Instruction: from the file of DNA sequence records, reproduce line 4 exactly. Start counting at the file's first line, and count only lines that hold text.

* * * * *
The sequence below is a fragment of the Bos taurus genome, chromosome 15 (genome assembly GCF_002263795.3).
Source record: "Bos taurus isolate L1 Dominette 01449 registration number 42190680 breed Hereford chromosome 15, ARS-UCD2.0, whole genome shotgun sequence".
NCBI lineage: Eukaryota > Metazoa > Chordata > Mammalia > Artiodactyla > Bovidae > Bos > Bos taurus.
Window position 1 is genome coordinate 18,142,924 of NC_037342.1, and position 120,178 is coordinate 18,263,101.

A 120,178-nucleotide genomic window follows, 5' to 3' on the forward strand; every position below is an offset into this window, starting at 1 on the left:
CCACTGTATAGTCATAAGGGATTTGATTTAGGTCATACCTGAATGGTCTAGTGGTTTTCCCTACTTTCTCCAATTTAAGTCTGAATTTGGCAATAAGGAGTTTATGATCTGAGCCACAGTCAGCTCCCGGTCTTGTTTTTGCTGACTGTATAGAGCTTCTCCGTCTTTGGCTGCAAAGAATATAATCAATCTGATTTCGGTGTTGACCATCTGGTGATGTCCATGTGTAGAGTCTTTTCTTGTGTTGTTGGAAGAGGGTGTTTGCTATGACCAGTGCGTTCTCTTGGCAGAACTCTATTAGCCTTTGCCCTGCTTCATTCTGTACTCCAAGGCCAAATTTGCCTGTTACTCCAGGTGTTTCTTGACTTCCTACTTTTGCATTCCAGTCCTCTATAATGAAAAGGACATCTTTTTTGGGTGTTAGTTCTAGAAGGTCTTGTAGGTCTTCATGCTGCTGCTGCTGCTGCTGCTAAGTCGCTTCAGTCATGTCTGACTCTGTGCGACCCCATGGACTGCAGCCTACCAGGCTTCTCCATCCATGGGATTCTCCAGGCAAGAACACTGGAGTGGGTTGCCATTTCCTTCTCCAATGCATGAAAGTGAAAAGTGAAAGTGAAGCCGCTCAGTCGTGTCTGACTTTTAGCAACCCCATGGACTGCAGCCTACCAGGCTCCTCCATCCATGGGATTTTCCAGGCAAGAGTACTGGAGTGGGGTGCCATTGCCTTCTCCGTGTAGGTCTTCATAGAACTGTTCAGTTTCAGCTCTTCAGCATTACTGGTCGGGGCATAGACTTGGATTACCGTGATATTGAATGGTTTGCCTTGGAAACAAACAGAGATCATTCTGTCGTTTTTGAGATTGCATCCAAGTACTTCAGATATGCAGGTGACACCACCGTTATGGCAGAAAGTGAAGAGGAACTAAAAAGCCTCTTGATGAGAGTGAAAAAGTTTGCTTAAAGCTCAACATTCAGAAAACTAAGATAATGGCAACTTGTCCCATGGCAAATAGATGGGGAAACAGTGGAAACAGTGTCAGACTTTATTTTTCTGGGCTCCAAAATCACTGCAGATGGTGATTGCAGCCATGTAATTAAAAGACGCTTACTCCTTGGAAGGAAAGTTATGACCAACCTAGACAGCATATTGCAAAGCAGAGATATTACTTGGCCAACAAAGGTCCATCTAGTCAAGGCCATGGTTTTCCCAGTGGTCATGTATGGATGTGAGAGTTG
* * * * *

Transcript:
Window position 1 is genome coordinate 18,142,924 of NC_037342.1, and position 120,178 is coordinate 18,263,101.